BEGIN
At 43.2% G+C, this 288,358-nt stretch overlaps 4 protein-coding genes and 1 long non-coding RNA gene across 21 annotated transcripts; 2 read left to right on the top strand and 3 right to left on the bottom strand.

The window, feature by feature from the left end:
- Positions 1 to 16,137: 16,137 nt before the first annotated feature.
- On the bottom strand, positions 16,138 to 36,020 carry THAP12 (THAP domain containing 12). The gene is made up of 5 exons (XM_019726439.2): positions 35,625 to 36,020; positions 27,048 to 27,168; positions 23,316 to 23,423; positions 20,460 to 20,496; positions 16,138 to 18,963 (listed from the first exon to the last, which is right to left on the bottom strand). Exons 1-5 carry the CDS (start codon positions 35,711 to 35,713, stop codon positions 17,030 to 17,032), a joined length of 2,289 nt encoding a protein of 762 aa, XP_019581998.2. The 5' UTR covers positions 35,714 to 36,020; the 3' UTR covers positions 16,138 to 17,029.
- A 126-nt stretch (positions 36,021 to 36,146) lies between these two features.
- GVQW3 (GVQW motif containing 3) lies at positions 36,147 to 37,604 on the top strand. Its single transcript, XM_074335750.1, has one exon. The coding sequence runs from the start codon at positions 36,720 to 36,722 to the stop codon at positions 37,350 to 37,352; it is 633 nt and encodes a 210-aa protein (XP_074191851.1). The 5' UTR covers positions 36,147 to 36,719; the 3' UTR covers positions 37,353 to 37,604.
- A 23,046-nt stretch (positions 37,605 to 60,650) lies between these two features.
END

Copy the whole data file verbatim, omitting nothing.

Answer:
At 43.2% G+C, this 288,358-nt stretch overlaps 4 protein-coding genes and 1 long non-coding RNA gene across 21 annotated transcripts; 2 read left to right on the top strand and 3 right to left on the bottom strand.

The window, feature by feature from the left end:
- Positions 1 to 16,137: 16,137 nt before the first annotated feature.
- On the bottom strand, positions 16,138 to 36,020 carry THAP12 (THAP domain containing 12). The gene is made up of 5 exons (XM_019726439.2): positions 35,625 to 36,020; positions 27,048 to 27,168; positions 23,316 to 23,423; positions 20,460 to 20,496; positions 16,138 to 18,963 (listed from the first exon to the last, which is right to left on the bottom strand). Exons 1-5 carry the CDS (start codon positions 35,711 to 35,713, stop codon positions 17,030 to 17,032), a joined length of 2,289 nt encoding a protein of 762 aa, XP_019581998.2. The 5' UTR covers positions 35,714 to 36,020; the 3' UTR covers positions 16,138 to 17,029.
- A 126-nt stretch (positions 36,021 to 36,146) lies between these two features.
- GVQW3 (GVQW motif containing 3) lies at positions 36,147 to 37,604 on the top strand. Its single transcript, XM_074335750.1, has one exon. The coding sequence runs from the start codon at positions 36,720 to 36,722 to the stop codon at positions 37,350 to 37,352; it is 633 nt and encodes a 210-aa protein (XP_074191851.1). The 5' UTR covers positions 36,147 to 36,719; the 3' UTR covers positions 37,353 to 37,604.
- A 23,046-nt stretch (positions 37,605 to 60,650) lies between these two features.